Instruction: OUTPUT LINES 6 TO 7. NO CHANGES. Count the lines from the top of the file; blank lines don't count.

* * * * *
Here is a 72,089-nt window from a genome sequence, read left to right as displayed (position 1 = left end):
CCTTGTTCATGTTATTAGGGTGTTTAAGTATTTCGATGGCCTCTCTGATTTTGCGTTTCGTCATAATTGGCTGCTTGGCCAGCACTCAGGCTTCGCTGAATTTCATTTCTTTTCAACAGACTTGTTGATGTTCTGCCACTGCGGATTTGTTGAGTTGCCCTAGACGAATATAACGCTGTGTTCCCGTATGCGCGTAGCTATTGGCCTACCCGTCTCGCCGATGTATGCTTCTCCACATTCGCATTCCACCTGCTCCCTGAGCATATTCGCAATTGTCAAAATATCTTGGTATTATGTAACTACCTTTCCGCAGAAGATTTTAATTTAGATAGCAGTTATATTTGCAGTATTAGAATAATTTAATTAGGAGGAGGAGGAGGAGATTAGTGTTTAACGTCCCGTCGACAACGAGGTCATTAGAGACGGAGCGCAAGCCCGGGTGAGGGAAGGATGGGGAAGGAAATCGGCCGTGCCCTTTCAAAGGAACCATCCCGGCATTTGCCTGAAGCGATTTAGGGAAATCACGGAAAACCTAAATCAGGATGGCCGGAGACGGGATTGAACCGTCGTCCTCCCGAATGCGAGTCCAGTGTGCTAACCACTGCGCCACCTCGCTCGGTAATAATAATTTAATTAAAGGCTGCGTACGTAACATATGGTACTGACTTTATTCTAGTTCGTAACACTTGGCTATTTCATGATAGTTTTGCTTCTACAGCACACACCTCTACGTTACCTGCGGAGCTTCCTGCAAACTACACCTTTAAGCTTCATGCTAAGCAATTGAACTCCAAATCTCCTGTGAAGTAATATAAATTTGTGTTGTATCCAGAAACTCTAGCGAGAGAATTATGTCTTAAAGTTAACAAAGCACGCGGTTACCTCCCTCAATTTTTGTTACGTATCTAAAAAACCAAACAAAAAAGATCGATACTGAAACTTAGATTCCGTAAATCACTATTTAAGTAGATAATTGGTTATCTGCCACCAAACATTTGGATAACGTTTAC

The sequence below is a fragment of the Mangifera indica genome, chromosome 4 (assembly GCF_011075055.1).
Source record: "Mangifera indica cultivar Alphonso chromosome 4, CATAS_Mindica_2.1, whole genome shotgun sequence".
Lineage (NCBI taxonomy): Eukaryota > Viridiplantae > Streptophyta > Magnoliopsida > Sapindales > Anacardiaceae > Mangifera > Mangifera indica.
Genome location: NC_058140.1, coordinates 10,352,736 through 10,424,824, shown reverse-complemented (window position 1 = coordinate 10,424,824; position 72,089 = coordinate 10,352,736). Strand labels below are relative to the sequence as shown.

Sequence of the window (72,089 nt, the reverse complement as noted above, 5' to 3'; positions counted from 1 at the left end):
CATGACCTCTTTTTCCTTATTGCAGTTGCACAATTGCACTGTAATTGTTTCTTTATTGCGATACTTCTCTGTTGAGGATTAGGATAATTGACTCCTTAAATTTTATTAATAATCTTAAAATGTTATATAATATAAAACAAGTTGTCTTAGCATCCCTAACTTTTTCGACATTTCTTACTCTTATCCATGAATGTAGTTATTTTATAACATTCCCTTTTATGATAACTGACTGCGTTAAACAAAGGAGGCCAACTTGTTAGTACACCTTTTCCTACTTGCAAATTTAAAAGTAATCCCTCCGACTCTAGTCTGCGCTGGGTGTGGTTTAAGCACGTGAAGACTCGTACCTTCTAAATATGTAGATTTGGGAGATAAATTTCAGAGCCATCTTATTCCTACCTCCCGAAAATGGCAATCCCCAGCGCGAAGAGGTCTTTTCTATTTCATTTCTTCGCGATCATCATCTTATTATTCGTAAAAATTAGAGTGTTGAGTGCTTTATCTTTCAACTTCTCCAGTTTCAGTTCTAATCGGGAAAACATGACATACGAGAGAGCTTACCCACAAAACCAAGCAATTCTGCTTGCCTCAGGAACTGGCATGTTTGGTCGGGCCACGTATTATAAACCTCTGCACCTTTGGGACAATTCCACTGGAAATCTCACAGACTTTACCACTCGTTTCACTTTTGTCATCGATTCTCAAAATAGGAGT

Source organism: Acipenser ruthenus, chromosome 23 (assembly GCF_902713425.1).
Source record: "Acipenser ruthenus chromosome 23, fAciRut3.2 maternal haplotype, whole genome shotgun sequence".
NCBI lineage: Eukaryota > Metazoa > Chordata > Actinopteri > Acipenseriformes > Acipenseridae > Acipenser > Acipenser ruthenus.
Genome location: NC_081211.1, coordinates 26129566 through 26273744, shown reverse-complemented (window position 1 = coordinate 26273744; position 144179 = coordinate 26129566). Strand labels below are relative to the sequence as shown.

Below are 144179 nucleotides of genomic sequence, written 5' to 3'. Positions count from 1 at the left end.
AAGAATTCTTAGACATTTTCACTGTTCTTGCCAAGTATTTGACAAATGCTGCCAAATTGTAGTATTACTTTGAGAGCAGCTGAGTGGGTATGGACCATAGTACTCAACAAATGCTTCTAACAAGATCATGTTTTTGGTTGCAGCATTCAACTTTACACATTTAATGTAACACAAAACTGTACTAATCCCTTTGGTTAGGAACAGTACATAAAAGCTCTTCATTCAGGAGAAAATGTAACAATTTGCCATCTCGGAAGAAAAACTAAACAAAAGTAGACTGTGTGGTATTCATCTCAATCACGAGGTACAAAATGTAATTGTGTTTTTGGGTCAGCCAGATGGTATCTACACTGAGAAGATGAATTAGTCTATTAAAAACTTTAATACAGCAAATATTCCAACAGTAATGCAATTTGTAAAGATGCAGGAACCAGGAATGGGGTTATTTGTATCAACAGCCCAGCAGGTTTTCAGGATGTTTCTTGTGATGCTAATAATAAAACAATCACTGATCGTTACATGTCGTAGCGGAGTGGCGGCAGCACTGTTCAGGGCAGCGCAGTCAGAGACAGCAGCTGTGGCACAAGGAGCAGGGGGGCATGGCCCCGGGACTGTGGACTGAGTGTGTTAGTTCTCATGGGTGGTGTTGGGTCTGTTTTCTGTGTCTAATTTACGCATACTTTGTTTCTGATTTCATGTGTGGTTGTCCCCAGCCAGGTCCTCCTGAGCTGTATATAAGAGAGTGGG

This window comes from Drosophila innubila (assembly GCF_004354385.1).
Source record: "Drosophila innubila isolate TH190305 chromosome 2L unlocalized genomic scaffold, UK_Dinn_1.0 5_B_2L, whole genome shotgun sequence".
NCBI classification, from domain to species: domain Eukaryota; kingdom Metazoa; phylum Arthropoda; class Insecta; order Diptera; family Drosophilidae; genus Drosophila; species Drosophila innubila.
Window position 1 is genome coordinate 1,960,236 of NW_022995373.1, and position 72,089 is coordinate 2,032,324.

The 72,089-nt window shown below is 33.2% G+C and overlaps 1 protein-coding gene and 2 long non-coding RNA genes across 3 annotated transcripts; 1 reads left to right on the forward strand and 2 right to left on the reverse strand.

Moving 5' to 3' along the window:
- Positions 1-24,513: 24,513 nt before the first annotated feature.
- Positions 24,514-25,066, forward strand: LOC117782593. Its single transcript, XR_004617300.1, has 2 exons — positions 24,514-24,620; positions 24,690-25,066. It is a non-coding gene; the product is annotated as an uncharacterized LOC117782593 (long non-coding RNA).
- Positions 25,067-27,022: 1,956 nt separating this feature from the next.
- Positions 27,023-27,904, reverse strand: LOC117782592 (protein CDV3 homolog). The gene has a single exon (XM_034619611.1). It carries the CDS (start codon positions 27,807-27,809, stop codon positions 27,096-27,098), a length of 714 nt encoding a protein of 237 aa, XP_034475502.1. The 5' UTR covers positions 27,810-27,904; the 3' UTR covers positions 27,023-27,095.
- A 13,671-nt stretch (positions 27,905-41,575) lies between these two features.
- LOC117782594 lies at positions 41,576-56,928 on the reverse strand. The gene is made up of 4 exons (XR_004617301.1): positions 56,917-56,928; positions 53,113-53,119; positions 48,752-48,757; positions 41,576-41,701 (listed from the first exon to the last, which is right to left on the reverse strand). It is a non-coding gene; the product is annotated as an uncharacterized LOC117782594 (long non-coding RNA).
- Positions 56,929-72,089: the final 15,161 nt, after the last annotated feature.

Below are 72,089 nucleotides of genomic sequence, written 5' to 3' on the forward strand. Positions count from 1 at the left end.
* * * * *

Genome location: NC_058140.1, coordinates 10,352,736 through 10,424,824, shown reverse-complemented (window position 1 = coordinate 10,424,824; position 72,089 = coordinate 10,352,736). Strand labels below are relative to the sequence as shown.

Sequence of the window (72,089 nt, the reverse complement as noted above, 5' to 3'; positions counted from 1 at the left end):